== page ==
California environmental policy has forced the diversion of water from agricultural lands for years to instream flow, purportedly to help several species of fish, most infamously the Delta Smelt. This water, instead of keeping California’s croplands lush and productive, runs into the Pacific Ocean. The protracted drought in the San Joaquin Valley and other key agricultural regions is exacerbated by state environmental policy. The President is right.
By Marjorie Haun
This year’s wildland fires in California have been terrifying and deadly. Thus far, 4,723 fires have burned nearly 800,000 acres of forests, agricultural lands, sagebrush and neighborhoods. Sadly, these events have become predictable. In 2017, 9,133 fires burned 1,248,606 acres. In 2016, 6,954 fires burned 669,534 acres. In 2015 8,284 fires burned 880,889 acres. In 2014, 7,233 fires burned 625,540 acres. In the last five years, wildland fires have consumed nearly 4,500,000 acres in California, that’s an area nearly the size of New Jersey. Beyond acreage, structures, and other mounting losses, these fires have taken eight lives and cost taxpayers over $120 million to fight. They have received deserved scrutiny from the top. On Tuesday, August 6, President Trump tweeted the following:
President Trump’s comment sent the environmentalist Left into paroxysms of indignation. A torrent of “you don’t know what you’re talking abouts” ensued, with the environmental experts at the New York Times placing wildfires squarely at the feet of “climate change” and by extension, the President, the Republican Party, and drivers of SUV’s. The brilliant scientists at CNN called the President’s wildfires tweet “ridiculous,” and the imminent forestry expert at NBC, Katy Tur, called it “strikingly ignorant.” And of course, these bastions of truth and scientific discovery should know, right?
Let’s start by dissecting the tweet. The reference to “readily available water” was not about water that could be pumped through hoses to douse fires. California environmental policy has forced the diversion of water from agricultural lands for years to instream flow, purportedly to help certain species of fish, most infamously the Delta Smelt. This water, instead of keeping California’s croplands lush and productive, ends up in the Pacific Ocean. The protracted drought in the San Joaquin Valley and other key agricultural regions is exacerbated by state environmental policy. The President is right.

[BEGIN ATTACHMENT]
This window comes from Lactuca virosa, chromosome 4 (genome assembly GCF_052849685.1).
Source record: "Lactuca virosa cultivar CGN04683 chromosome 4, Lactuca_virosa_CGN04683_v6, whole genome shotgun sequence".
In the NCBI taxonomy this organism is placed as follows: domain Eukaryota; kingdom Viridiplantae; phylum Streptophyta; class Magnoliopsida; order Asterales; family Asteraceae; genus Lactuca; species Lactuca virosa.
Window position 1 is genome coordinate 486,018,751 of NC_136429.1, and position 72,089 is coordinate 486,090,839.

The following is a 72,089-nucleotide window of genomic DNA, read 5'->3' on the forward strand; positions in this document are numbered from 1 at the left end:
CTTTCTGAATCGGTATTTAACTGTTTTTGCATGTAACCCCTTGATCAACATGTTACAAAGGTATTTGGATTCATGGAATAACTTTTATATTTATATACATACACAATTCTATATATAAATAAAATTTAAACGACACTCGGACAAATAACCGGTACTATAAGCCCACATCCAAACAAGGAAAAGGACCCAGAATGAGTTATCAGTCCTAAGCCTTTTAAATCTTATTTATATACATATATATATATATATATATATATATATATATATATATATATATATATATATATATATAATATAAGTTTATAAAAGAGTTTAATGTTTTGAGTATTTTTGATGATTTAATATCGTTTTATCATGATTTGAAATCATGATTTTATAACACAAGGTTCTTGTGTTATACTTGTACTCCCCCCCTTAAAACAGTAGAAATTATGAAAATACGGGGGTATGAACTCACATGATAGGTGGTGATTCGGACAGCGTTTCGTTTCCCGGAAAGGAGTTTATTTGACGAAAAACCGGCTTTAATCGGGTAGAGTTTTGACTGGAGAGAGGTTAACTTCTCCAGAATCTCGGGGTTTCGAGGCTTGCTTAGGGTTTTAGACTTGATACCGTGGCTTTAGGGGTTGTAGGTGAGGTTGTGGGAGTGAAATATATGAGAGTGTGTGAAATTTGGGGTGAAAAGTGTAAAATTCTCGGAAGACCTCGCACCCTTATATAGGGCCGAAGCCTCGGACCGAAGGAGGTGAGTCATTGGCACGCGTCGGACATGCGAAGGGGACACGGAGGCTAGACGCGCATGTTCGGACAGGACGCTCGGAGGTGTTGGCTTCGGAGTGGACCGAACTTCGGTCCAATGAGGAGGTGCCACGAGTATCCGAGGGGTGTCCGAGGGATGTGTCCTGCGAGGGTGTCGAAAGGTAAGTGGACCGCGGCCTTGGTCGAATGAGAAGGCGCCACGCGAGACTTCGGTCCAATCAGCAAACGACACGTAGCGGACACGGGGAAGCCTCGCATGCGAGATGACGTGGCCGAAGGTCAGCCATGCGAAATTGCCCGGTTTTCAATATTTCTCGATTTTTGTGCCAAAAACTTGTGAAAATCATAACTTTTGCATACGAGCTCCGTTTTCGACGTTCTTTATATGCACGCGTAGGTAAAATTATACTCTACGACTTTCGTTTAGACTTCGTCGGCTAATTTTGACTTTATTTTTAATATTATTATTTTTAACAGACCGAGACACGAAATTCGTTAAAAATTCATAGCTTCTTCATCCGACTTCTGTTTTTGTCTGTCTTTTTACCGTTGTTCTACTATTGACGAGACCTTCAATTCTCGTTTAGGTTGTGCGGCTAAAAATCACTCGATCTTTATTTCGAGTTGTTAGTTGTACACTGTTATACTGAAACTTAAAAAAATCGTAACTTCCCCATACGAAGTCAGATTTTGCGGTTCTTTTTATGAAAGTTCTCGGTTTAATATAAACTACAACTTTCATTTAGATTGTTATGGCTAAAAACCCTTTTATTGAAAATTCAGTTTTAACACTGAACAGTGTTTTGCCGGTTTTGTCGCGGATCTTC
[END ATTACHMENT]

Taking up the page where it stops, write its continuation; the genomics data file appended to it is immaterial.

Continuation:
But California’s environmental policies are no worse than federal policies, especially those governing the state’s national forests. A majority of the trees in the Sierra Nevada are diseased, dying, or dead. With the generation-long war on logging, and dry biomass piling up due to insufficient clearing operations, California is a tinderbox. As California Assemblyman, Chuck Devore, wrote in Forbes on July 30:
In 2005 while a freshman California Assemblyman, I had the chance to visit Northern California and meet with the forest product industry professionals who grew, managed, and harvested trees on private and public lands. They told me of a worrisome trend started years earlier where both federal and state regulators were making it more and more difficult for them to do their jobs. As a result, timber industry employment gradually collapsed, falling in 2017 to half of what it was 20 years earlier, with imports from Canada, China, and other nations filling domestic need.
The pundits and pundettes blame “climate change,” the President blames “environmental laws.” The President is right. Unfortunately for the pundits and pundettes, the United States Forest Service (USFS) and Cal Fire have powerful evidence supporting President Trump’s premise.